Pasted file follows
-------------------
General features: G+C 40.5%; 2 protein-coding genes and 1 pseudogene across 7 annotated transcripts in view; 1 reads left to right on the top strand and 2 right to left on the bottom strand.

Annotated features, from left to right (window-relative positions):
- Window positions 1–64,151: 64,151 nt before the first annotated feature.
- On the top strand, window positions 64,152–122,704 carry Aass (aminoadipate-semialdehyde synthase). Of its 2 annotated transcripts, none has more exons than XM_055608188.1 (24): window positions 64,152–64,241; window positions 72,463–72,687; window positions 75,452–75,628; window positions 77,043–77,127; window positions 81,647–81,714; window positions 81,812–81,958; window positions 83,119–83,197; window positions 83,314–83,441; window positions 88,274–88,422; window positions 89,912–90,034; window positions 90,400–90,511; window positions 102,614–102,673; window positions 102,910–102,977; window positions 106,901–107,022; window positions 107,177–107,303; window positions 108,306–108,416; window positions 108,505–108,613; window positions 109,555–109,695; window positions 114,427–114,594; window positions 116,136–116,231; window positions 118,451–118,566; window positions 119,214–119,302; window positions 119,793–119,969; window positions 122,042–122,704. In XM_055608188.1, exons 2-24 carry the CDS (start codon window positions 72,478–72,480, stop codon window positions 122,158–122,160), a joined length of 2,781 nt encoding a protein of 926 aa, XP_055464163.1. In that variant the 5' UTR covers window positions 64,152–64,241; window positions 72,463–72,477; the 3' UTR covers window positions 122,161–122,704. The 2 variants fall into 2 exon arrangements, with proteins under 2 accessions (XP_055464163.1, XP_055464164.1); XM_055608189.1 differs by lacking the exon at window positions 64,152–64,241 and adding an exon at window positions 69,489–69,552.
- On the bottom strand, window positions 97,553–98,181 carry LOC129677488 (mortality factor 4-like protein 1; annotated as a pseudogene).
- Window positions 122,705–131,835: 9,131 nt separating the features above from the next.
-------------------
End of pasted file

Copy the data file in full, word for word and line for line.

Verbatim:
General features: G+C 40.5%; 2 protein-coding genes and 1 pseudogene across 7 annotated transcripts in view; 1 reads left to right on the top strand and 2 right to left on the bottom strand.

Annotated features, from left to right (window-relative positions):
- Window positions 1–64,151: 64,151 nt before the first annotated feature.
- On the top strand, window positions 64,152–122,704 carry Aass (aminoadipate-semialdehyde synthase). Of its 2 annotated transcripts, none has more exons than XM_055608188.1 (24): window positions 64,152–64,241; window positions 72,463–72,687; window positions 75,452–75,628; window positions 77,043–77,127; window positions 81,647–81,714; window positions 81,812–81,958; window positions 83,119–83,197; window positions 83,314–83,441; window positions 88,274–88,422; window positions 89,912–90,034; window positions 90,400–90,511; window positions 102,614–102,673; window positions 102,910–102,977; window positions 106,901–107,022; window positions 107,177–107,303; window positions 108,306–108,416; window positions 108,505–108,613; window positions 109,555–109,695; window positions 114,427–114,594; window positions 116,136–116,231; window positions 118,451–118,566; window positions 119,214–119,302; window positions 119,793–119,969; window positions 122,042–122,704. In XM_055608188.1, exons 2-24 carry the CDS (start codon window positions 72,478–72,480, stop codon window positions 122,158–122,160), a joined length of 2,781 nt encoding a protein of 926 aa, XP_055464163.1. In that variant the 5' UTR covers window positions 64,152–64,241; window positions 72,463–72,477; the 3' UTR covers window positions 122,161–122,704. The 2 variants fall into 2 exon arrangements, with proteins under 2 accessions (XP_055464163.1, XP_055464164.1); XM_055608189.1 differs by lacking the exon at window positions 64,152–64,241 and adding an exon at window positions 69,489–69,552.
- On the bottom strand, window positions 97,553–98,181 carry LOC129677488 (mortality factor 4-like protein 1; annotated as a pseudogene).
- Window positions 122,705–131,835: 9,131 nt separating the features above from the next.